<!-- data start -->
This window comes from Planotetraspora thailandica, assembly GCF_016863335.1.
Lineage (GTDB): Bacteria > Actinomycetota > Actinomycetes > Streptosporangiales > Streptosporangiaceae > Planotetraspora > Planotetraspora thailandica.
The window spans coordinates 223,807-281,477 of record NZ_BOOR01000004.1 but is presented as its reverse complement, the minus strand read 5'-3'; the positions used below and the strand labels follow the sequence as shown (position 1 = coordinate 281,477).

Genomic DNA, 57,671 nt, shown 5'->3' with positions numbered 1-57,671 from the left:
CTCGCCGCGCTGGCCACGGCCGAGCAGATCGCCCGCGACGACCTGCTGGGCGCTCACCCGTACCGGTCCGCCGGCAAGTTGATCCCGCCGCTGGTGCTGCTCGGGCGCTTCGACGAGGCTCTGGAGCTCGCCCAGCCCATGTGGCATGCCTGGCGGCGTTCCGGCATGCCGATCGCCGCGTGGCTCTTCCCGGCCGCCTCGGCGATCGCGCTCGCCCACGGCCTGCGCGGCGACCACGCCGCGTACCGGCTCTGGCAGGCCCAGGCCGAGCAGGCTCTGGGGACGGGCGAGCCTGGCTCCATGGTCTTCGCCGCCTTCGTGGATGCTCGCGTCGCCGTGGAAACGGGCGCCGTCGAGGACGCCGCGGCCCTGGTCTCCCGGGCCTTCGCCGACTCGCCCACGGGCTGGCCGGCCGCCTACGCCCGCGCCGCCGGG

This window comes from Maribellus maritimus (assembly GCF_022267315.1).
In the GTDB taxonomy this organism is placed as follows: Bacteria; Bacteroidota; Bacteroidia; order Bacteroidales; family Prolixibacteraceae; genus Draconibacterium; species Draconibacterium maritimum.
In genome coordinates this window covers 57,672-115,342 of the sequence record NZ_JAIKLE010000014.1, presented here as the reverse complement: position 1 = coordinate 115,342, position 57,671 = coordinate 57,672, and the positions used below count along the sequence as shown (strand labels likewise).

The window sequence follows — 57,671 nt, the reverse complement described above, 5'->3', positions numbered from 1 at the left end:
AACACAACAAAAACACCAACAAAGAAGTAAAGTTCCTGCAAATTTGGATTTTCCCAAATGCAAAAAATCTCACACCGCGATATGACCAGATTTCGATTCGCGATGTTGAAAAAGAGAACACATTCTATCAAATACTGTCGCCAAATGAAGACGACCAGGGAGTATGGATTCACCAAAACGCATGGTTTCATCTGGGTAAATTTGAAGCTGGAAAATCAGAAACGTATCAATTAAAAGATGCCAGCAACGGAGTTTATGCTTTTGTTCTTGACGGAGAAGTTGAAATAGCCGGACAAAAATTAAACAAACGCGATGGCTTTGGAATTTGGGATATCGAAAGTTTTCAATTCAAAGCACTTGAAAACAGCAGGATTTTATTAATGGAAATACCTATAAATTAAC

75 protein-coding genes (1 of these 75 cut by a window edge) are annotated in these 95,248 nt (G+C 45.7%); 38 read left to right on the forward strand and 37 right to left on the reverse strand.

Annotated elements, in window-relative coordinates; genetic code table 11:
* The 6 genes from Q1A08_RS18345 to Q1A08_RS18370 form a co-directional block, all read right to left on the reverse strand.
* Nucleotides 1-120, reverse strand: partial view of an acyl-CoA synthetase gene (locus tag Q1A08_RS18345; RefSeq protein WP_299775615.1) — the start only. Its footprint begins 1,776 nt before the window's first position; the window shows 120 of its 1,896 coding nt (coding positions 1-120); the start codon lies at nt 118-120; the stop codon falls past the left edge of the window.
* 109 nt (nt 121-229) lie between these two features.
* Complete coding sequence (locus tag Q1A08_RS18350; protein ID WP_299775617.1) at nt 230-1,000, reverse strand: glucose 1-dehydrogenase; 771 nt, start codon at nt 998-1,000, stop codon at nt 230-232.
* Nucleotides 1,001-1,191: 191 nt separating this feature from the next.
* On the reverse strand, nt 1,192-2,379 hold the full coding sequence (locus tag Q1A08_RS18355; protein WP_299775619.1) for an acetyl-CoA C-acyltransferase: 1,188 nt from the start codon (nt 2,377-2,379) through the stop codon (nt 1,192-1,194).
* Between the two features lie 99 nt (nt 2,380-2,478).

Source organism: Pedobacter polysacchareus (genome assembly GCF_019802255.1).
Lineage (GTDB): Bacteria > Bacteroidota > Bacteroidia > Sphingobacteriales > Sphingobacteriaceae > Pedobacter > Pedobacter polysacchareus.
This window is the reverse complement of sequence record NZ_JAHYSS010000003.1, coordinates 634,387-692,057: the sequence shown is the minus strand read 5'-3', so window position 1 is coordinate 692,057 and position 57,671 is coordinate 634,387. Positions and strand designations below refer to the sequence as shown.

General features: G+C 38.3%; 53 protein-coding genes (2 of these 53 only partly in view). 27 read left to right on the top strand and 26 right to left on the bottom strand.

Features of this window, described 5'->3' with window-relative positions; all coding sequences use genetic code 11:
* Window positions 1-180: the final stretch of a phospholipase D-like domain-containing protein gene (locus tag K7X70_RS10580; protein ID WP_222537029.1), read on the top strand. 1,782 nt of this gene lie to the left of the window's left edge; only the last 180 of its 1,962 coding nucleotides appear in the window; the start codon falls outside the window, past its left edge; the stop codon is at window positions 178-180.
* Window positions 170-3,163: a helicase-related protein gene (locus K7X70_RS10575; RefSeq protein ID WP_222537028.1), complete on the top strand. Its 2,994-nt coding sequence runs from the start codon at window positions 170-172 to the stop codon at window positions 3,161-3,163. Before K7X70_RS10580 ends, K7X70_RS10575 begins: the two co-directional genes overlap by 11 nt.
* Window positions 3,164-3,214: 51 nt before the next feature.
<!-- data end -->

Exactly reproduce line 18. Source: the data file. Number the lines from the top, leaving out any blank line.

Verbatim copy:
* On the reverse strand, nt 1,192-2,379 hold the full coding sequence (locus tag Q1A08_RS18355; protein WP_299775619.1) for an acetyl-CoA C-acyltransferase: 1,188 nt from the start codon (nt 2,377-2,379) through the stop codon (nt 1,192-1,194).